Rep. Charles Rangel, D-N.Y., survived a hard fought primary to secure his party’s nomination to seek a 22ndterm this November. He is all but certain to win in his heavily Democratic Harlem-based congressional district.
Rangel is the third most senior lawmaker serving in the U.S. House and he has faced little re-election trouble in four decades, including after he was censured in 2010 for multiple ethics violations.
The 2012 redistricting process, however, added an influx of new Hispanic voters to create a Hispanic majority district for the first time. The new district gave state Sen. Adriano Espaillat, a Dominican American who would be the first to serve in Congress, an opportunity to mount a challenge reliant on Hispanic voters’ support. In an effort to win the congressional seat Espaillat supporter Vince Morgan sent this “Hang’em Up” flyer (left) the day of the election.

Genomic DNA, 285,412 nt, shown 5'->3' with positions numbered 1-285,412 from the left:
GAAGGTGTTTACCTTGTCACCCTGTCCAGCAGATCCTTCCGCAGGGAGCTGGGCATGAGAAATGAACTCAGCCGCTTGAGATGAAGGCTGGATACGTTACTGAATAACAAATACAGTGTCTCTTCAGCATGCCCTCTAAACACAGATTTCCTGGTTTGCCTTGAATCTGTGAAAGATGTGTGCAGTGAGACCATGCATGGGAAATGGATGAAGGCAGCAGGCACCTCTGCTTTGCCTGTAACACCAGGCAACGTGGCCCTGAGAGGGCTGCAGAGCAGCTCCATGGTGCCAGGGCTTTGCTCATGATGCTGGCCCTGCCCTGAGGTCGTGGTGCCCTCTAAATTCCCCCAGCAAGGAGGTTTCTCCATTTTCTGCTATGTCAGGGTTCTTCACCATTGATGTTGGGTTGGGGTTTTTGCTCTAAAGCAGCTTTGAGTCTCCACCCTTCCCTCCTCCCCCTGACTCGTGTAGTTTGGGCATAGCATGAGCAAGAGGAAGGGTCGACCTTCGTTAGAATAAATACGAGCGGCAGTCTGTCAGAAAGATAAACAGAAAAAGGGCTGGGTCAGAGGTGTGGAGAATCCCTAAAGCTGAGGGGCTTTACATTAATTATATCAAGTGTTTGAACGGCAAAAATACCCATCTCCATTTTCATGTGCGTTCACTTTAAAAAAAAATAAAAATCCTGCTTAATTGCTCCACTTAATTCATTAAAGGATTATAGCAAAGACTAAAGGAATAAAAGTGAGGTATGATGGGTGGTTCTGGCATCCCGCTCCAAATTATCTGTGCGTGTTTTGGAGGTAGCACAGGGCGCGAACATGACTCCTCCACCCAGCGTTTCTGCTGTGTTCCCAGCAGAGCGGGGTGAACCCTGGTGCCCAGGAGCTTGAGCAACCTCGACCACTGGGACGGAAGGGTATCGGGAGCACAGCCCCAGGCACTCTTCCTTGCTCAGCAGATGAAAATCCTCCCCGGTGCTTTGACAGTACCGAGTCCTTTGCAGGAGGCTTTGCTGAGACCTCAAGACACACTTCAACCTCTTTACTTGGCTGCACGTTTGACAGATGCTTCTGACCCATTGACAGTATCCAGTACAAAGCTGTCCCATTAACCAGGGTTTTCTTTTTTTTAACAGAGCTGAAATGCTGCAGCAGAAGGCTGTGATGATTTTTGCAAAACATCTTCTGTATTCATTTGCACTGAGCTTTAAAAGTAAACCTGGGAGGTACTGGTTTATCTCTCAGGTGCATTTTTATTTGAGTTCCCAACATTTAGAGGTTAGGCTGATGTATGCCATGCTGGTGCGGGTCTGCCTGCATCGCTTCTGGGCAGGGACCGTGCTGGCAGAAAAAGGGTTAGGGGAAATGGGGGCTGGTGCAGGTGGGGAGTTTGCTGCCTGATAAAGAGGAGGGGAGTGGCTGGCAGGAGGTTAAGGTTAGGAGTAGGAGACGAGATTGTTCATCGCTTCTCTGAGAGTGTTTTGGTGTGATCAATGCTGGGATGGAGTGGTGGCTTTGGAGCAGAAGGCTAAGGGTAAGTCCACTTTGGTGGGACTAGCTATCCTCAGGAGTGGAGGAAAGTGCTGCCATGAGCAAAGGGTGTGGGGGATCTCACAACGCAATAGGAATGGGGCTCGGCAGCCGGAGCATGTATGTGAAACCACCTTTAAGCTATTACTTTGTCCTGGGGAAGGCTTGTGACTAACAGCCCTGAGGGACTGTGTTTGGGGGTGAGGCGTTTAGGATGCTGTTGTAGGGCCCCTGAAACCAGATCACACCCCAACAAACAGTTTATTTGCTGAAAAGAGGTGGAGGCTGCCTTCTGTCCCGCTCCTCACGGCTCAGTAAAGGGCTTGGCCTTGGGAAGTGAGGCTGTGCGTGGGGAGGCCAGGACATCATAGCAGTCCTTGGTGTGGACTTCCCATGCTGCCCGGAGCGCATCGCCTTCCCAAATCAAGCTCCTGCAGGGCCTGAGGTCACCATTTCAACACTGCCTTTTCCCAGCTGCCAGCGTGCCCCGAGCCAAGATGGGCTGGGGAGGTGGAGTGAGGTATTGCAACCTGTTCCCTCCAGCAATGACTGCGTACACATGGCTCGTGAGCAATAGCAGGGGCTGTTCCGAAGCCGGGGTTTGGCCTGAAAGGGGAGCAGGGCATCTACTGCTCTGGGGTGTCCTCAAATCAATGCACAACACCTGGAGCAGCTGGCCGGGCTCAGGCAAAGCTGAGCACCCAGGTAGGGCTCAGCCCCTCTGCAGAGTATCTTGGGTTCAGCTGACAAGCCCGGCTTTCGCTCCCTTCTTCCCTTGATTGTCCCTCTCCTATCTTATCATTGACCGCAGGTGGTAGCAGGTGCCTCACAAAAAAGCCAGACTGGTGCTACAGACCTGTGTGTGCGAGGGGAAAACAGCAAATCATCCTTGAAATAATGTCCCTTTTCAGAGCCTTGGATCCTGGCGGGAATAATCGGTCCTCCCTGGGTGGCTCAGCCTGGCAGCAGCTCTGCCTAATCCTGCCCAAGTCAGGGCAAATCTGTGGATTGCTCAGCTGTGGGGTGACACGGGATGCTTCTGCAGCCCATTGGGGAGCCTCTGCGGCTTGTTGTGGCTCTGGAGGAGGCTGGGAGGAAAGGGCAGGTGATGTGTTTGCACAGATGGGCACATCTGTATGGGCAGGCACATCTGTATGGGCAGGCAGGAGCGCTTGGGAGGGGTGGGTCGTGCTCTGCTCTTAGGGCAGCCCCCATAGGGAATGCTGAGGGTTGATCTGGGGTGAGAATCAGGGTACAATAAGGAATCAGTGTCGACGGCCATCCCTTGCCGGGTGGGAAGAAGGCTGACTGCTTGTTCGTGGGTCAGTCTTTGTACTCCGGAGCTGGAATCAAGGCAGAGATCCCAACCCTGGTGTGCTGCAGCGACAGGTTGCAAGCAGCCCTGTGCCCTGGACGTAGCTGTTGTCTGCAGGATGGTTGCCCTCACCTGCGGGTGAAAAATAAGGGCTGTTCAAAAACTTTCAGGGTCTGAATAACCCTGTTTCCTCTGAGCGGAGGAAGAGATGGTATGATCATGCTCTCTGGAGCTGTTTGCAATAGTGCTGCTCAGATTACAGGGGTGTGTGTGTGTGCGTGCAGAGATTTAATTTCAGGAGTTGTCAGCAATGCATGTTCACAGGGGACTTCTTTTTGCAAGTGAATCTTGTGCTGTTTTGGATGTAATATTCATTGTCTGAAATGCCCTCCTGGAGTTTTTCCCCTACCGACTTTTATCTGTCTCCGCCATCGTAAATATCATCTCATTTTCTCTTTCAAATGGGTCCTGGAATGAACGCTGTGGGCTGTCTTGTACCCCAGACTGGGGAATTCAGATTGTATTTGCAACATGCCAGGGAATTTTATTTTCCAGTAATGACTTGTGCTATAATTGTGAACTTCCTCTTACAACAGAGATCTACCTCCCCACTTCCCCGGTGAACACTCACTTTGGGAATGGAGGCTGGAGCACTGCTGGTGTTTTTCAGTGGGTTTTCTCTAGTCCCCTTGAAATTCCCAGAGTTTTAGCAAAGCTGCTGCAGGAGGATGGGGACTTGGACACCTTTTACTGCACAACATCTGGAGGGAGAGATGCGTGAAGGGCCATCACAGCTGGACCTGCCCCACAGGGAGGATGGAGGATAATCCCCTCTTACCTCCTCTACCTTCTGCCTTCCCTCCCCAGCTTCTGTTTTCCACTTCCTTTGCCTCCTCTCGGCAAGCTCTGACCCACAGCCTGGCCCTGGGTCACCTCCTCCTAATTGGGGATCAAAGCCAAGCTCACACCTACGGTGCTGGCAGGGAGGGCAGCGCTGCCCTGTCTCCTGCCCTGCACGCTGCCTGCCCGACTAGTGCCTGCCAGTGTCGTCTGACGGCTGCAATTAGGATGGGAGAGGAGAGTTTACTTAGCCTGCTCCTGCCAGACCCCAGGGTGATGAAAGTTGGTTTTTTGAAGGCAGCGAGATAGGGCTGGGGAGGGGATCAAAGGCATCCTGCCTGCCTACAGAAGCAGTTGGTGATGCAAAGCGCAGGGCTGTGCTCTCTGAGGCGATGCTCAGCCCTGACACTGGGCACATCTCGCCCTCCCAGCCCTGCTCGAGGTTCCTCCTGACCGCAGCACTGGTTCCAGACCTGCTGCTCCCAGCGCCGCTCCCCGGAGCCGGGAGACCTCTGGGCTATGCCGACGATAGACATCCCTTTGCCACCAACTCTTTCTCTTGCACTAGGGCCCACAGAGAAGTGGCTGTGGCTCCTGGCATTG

Espaillat fell short on Tuesday, but his bid highlighted lingering political fallout surrounding Rangel and his past ethical troubles. President Obama notably did not endorse Rangel in his primary, despite the lawmaker’s efforts to align himself with the president. Obama remains highly popular in the district. On Tuesday, White House spokesman Jay Carney was asked if the president was supportive of Rangel.
“I don’t think our position on that has changed,” Carney said.
A partial of the editorial was supplied by the source.